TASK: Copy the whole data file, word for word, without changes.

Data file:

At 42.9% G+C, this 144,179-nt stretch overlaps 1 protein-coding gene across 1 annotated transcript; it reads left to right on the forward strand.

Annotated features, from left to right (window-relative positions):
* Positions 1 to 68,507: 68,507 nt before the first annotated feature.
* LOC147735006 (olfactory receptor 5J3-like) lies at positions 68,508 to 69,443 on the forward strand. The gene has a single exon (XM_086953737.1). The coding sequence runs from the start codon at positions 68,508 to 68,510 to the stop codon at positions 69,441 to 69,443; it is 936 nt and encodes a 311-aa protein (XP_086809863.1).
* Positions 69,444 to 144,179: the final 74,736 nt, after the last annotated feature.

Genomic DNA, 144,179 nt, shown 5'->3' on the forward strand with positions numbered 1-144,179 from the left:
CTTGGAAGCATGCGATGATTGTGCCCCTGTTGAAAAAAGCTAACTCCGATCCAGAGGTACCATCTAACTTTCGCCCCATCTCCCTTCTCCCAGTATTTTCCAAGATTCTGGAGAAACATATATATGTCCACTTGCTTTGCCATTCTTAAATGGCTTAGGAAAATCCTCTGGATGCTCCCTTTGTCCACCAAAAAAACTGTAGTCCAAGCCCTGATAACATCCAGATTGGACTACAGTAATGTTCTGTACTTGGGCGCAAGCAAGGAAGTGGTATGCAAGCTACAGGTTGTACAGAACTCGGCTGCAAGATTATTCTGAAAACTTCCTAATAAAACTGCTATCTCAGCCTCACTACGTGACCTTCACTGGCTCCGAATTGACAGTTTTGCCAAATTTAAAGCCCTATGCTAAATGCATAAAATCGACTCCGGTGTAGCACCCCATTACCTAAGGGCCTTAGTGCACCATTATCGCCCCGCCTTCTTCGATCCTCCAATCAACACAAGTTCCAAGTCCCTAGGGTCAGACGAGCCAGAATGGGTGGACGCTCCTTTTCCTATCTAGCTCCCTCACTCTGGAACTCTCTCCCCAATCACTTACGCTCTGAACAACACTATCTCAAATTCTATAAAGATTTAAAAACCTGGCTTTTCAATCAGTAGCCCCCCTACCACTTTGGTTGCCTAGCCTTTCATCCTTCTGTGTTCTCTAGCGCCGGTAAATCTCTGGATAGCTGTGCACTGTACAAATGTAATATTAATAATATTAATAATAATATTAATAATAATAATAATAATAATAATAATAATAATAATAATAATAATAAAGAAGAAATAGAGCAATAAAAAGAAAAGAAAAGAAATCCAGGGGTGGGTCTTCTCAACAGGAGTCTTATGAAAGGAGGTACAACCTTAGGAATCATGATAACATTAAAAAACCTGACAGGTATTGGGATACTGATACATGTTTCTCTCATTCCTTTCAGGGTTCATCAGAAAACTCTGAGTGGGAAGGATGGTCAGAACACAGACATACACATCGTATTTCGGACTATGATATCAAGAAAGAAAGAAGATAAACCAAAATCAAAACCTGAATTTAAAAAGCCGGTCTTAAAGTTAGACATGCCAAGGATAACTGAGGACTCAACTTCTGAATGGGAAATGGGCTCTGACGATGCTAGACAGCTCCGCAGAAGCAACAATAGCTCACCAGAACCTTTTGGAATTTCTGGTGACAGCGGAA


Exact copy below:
At 42.9% G+C, this 144,179-nt stretch overlaps 1 protein-coding gene across 1 annotated transcript; it reads left to right on the forward strand.

Annotated features, from left to right (window-relative positions):
* Positions 1 to 68,507: 68,507 nt before the first annotated feature.
* LOC147735006 (olfactory receptor 5J3-like) lies at positions 68,508 to 69,443 on the forward strand. The gene has a single exon (XM_086953737.1). The coding sequence runs from the start codon at positions 68,508 to 68,510 to the stop codon at positions 69,441 to 69,443; it is 936 nt and encodes a 311-aa protein (XP_086809863.1).
* Positions 69,444 to 144,179: the final 74,736 nt, after the last annotated feature.

Genomic DNA, 144,179 nt, shown 5'->3' on the forward strand with positions numbered 1-144,179 from the left:
CTTGGAAGCATGCGATGATTGTGCCCCTGTTGAAAAAAGCTAACTCCGATCCAGAGGTACCATCTAACTTTCGCCCCATCTCCCTTCTCCCAGTATTTTCCAAGATTCTGGAGAAACATATATATGTCCACTTGCTTTGCCATTCTTAAATGGCTTAGGAAAATCCTCTGGATGCTCCCTTTGTCCACCAAAAAAACTGTAGTCCAAGCCCTGATAACATCCAGATTGGACTACAGTAATGTTCTGTACTTGGGCGCAAGCAAGGAAGTGGTATGCAAGCTACAGGTTGTACAGAACTCGGCTGCAAGATTATTCTGAAAACTTCCTAATAAAACTGCTATCTCAGCCTCACTACGTGACCTTCACTGGCTCCGAATTGACAGTTTTGCCAAATTTAAAGCCCTATGCTAAATGCATAAAATCGACTCCGGTGTAGCACCCCATTACCTAAGGGCCTTAGTGCACCATTATCGCCCCGCCTTCTTCGATCCTCCAATCAACACAAGTTCCAAGTCCCTAGGGTCAGACGAGCCAGAATGGGTGGACGCTCCTTTTCCTATCTAGCTCCCTCACTCTGGAACTCTCTCCCCAATCACTTACGCTCTGAACAACACTATCTCAAATTCTATAAAGATTTAAAAACCTGGCTTTTCAATCAGTAGCCCCCCTACCACTTTGGTTGCCTAGCCTTTCATCCTTCTGTGTTCTCTAGCGCCGGTAAATCTCTGGATAGCTGTGCACTGTACAAATGTAATATTAATAATATTAATAATAATATTAATAATAATAATAATAATAATAATAATAATAATAATAATAATAATAAAGAAGAAATAGAGCAATAAAAAGAAAAGAAAAGAAATCCAGGGGTGGGTCTTCTCAACAGGAGTCTTATGAAAGGAGGTACAACCTTAGGAATCATGATAACATTAAAAAACCTGACAGGTATTGGGATACTGATACATGTTTCTCTCATTCCTTTCAGGGTTCATCAGAAAACTCTGAGTGGGAAGGATGGTCAGAACACAGACATACACATCGTATTTCGGACTATGATATCAAGAAAGAAAGAAGATAAACCAAAATCAAAACCTGAATTTAAAAAGCCGGTCTTAAAGTTAGACATGCCAAGGATAACTGAGGACTCAACTTCTGAATGGGAAATGGGCTCTGACGATGCTAGACAGCTCCGCAGAAGCAACAATAGCTCACCAGAACCTTTTGGAATTTCTGGTGACAGCGGAA